I Scatter Bread Crumbs to the Sparrows
From my palms spills the joy of sparrows.
I call them to the crumbs, Come quickly! and Who will be first?
Their frozen bills warm,
their small feet etch messages into the earth,
but the snow falls, wipes the letters away.
The birds are patient –
they draw the lines once again,
teaching me a new alphabet.
One bird corrects a mistake with a claw
and the book of poems is full.
As the sparrows peck at the crumbs
from inside the house drift news-sounds –
I overhear – Ahmadinejad . . . Timashenko . . .
The US minister of defense . . .
What is the impact of a nuclear weapon?
The sparrows continue pecking at the bread
Yuliya seems to be just as interesting as Yanukovich,
In Gates’s ideas, there is no fear of hunger.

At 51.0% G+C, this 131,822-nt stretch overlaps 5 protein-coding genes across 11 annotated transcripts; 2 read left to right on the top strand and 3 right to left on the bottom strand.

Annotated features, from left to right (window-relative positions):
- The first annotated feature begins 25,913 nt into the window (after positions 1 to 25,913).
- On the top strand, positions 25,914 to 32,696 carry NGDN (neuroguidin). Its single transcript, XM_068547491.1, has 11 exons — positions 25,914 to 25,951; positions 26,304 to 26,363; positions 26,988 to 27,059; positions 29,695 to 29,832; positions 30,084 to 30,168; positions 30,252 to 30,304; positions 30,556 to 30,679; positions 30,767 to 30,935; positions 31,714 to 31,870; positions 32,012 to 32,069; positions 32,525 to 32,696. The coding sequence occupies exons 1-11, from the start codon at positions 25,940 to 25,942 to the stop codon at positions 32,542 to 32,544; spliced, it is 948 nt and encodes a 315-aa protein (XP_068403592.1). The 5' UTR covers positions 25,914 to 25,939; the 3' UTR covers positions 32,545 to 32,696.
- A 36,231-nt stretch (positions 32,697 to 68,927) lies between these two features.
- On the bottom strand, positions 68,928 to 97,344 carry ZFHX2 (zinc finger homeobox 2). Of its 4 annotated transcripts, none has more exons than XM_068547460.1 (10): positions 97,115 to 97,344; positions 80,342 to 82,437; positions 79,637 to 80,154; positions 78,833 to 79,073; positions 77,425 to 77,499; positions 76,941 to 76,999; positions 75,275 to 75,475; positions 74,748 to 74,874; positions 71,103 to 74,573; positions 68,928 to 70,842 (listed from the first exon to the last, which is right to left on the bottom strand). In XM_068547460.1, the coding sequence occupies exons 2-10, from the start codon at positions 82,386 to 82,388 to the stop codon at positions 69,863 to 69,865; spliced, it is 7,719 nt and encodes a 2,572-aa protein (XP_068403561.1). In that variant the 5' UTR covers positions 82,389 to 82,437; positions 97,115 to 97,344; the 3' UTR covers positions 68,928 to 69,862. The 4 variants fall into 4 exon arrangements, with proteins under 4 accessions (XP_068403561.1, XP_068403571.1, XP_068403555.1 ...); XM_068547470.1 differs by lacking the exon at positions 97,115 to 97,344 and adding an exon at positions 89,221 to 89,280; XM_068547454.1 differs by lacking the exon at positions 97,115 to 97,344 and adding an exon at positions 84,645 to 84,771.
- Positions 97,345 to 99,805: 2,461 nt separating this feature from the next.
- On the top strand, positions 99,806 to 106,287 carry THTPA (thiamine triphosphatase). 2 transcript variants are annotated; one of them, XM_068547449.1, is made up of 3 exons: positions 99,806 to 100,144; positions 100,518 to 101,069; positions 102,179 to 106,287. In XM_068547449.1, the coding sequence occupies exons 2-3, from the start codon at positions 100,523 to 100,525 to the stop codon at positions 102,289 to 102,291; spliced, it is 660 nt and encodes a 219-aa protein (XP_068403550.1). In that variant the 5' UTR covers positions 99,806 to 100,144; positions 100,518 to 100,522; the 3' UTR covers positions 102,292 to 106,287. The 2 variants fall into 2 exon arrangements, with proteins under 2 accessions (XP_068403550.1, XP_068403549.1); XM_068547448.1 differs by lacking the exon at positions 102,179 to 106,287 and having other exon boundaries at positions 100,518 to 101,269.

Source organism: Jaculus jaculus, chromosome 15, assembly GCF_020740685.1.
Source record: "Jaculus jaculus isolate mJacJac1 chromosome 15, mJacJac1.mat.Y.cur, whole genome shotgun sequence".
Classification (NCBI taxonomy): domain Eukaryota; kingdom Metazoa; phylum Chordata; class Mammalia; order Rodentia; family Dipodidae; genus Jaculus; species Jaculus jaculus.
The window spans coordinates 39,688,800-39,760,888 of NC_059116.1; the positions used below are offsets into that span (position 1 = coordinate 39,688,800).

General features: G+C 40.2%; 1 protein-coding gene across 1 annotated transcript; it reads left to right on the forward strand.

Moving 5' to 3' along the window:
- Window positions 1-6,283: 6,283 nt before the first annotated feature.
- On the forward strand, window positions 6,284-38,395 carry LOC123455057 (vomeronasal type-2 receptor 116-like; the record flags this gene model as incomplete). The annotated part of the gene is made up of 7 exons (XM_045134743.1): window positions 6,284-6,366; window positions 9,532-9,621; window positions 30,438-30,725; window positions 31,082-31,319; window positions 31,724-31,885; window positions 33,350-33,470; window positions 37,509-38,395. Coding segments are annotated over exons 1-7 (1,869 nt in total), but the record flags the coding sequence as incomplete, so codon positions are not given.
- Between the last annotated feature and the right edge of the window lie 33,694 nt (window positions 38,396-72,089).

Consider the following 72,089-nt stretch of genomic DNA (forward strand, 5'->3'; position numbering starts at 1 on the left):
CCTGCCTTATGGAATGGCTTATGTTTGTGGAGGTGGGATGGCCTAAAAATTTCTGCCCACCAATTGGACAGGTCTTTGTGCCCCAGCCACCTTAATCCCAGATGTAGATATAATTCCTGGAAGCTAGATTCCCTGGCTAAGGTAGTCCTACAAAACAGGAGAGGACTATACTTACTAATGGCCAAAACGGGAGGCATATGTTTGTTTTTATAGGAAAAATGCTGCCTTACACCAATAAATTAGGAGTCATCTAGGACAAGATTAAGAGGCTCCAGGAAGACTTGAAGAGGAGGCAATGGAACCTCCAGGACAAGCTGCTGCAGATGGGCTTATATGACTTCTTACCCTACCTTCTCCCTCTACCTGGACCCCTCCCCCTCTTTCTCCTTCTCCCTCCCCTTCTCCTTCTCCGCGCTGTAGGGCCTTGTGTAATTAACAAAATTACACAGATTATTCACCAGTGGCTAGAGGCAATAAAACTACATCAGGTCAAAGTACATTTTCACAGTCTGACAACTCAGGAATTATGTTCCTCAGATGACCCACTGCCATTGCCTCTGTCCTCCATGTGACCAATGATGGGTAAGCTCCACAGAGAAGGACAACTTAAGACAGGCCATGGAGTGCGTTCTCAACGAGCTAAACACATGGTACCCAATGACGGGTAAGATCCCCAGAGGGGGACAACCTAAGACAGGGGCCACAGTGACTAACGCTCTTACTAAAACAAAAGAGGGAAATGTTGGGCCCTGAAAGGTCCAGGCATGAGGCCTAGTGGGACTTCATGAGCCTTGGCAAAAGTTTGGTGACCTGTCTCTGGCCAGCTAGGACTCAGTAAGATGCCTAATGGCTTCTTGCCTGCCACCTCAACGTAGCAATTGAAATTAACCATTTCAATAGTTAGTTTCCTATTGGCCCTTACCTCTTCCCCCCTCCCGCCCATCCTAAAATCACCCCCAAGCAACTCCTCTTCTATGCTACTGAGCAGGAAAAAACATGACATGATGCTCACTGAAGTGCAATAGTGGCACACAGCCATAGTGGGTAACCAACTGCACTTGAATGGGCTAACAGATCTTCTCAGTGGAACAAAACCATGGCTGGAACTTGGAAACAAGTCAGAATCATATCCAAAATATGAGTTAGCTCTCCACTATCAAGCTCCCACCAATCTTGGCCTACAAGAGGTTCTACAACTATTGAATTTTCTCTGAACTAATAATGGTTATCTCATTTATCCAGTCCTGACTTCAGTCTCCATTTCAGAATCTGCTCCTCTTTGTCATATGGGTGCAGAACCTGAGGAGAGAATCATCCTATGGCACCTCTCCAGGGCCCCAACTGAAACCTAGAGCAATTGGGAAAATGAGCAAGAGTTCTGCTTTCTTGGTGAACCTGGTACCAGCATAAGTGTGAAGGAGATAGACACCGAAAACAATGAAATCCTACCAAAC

The smell of bread is far better than the perfume of a woman.
Silence, everyone, please –
the sparrows are pecking at the bread.
The bread is pecked by the sparrows –
the snowman’s half-lidded coal eyes water a little,
its broomstraw hands tremble,
and the icy frame begins to melt.
Pecked by the birds, the carrot nose crumbles;
the birds assail, topple the dread dummy.
The world begins from new boots.
That’s what Aysel knows.
Everyday she polishes them, top to bottom.
She walks them everywhere.
Her father bought them for her –
and although they pinch,
she will squeeze her feet into them all year long.
In winter they will touch the snow and rain –
they will become a little bit older.
In the summer she will walk them around the house,
though her mother will scold her many times.
One day the size of her feet will change;
still, a little time must pass before she understands this.
Read a bilingual version of Rabiqe’s poem “To a Phoenix,” hear her recite the original, and read the folktale that inspired it.